There's some good news for the start. Paraguay is by far the least densely populated country in South America and still relatively uncharted by tourists so the odds are big you'll manage to take pictures of the National Pantheon of Heroes or Itaipu Hydroelectric Power Dam without hordes barging into the frame. This by no means should give you the impression that Asuncion and Ciudad del Este are low-key or in any way behind times. Obviously, the Paraguayans used to be somehow isolated, even from its neighbors, by both geography and politics, but since a number of steps have been taken to rectify the situation and overcome the unwelcoming image, today the entertainment opportunities in major metropolises are as vibrant and up to the minute as their cityscapes.
Nevertheless, Paraguay is a place where staying downtown (there are crowds), snooping out bargains in the markets and wasting nights away in even the trendiest of cocktail bars would be vital mistakes (although Alexander's Garden and Vera Cruz in Asuncion are pretty recommendable). But to the point. The mighty Paraguay River divides the country into two markedly different parts. The more welcoming Eastern Region teems with lake-sequined fertile valleys, rolling hills, dreamlike waterfalls, steamy forests, subtropical butterflies (just check Parque Nacional Ybycuí) and major urban centers, whose colonial character is best captured in Jesuit-founded Encarnación (which, by the way, is also the Carnival capital of Paraguay). From there, it's just minutes by an old and rickety bus to Trinidad- a UNESCO site with magnificent Jesuit ruins, turning gold against the sun and reminiscent of the settlement's heyday.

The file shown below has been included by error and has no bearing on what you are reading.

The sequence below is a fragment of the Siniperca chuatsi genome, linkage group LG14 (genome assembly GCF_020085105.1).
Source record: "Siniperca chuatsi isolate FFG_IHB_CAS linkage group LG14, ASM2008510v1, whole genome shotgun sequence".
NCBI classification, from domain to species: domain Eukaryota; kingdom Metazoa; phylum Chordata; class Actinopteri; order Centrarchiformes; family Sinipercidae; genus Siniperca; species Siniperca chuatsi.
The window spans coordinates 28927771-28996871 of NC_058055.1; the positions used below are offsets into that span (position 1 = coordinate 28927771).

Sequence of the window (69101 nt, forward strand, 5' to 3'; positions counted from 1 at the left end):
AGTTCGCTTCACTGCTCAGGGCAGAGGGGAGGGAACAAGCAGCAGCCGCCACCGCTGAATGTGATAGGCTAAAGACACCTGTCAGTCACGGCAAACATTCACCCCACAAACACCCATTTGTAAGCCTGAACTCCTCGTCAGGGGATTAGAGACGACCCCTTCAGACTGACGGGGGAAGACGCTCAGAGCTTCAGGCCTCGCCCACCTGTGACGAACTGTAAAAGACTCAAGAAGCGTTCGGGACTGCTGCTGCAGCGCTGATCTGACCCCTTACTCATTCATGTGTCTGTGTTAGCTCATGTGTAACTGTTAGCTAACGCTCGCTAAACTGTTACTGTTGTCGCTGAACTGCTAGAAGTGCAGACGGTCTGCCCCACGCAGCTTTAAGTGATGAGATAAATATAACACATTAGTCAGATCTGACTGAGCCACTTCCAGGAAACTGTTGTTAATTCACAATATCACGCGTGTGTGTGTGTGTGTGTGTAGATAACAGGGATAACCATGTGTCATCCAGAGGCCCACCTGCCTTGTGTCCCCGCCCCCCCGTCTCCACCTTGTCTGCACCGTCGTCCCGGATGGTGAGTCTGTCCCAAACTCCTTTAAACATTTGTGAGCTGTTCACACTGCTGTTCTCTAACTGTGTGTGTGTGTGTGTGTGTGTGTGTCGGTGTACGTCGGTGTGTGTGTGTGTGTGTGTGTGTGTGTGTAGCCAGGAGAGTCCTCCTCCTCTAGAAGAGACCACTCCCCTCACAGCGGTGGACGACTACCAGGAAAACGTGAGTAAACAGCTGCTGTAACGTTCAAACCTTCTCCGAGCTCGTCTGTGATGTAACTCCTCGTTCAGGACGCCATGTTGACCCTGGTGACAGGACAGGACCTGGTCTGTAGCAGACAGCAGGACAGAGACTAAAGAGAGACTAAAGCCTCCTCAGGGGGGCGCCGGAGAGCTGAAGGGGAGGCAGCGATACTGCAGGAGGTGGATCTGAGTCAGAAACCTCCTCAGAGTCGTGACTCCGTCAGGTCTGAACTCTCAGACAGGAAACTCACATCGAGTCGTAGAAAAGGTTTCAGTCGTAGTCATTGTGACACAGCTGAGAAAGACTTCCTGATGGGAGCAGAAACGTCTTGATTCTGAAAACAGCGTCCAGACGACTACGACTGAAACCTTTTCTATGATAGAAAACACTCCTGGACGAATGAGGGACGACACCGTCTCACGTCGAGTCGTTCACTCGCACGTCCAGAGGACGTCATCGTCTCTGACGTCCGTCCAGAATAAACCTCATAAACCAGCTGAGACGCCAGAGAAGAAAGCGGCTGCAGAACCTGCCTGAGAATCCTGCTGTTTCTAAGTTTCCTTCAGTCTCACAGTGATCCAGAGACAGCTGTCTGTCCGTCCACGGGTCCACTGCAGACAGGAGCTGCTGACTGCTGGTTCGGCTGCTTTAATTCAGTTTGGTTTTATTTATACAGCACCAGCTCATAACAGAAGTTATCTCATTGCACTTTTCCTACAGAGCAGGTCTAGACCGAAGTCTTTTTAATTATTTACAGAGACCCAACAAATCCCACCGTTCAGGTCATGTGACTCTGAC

Across the river, to the north-west, the land becomes semi-arid. Palm savannas stretch for kilometers, the territory is sparsely populated and the dominant role of cattle ranching is slowly eradicating the unique ecosystem. A four-wheel drive ride across the Gran Chaco is an absolute must. You'll end up a little grubby but incomparably excited. Add to it the new options for tourism at local ranches, and an idea of booking a 3-plus star hotel steps away from a clamorous commercial center is no longer that appealing, is it?